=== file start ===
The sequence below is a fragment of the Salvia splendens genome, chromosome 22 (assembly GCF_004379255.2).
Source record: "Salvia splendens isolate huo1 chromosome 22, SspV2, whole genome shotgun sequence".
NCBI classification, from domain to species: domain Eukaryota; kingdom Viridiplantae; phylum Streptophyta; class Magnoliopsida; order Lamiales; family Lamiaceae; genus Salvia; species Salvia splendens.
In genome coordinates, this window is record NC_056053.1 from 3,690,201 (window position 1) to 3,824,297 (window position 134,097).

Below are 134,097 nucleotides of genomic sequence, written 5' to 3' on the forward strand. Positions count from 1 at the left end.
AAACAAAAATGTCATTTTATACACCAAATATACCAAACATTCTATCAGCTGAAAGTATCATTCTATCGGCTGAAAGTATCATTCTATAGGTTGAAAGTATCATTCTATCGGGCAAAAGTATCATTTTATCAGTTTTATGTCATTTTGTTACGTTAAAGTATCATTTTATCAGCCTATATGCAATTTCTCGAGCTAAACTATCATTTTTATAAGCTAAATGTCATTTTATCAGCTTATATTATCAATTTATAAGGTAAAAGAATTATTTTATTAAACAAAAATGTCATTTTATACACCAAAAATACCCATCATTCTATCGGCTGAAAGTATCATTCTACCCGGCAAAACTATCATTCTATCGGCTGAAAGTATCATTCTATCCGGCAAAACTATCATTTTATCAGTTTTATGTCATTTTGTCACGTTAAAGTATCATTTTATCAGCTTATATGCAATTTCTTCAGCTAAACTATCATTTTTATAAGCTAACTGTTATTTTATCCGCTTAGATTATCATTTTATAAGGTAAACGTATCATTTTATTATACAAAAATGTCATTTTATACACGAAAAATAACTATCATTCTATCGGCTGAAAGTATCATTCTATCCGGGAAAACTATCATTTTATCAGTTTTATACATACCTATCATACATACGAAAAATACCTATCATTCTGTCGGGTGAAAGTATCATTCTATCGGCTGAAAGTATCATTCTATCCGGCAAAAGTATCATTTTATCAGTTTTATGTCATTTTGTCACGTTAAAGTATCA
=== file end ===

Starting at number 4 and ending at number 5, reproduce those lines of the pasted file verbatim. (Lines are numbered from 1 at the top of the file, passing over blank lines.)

In genome coordinates, this window is record NC_056053.1 from 3,690,201 (window position 1) to 3,824,297 (window position 134,097).

Below are 134,097 nucleotides of genomic sequence, written 5' to 3' on the forward strand. Positions count from 1 at the left end.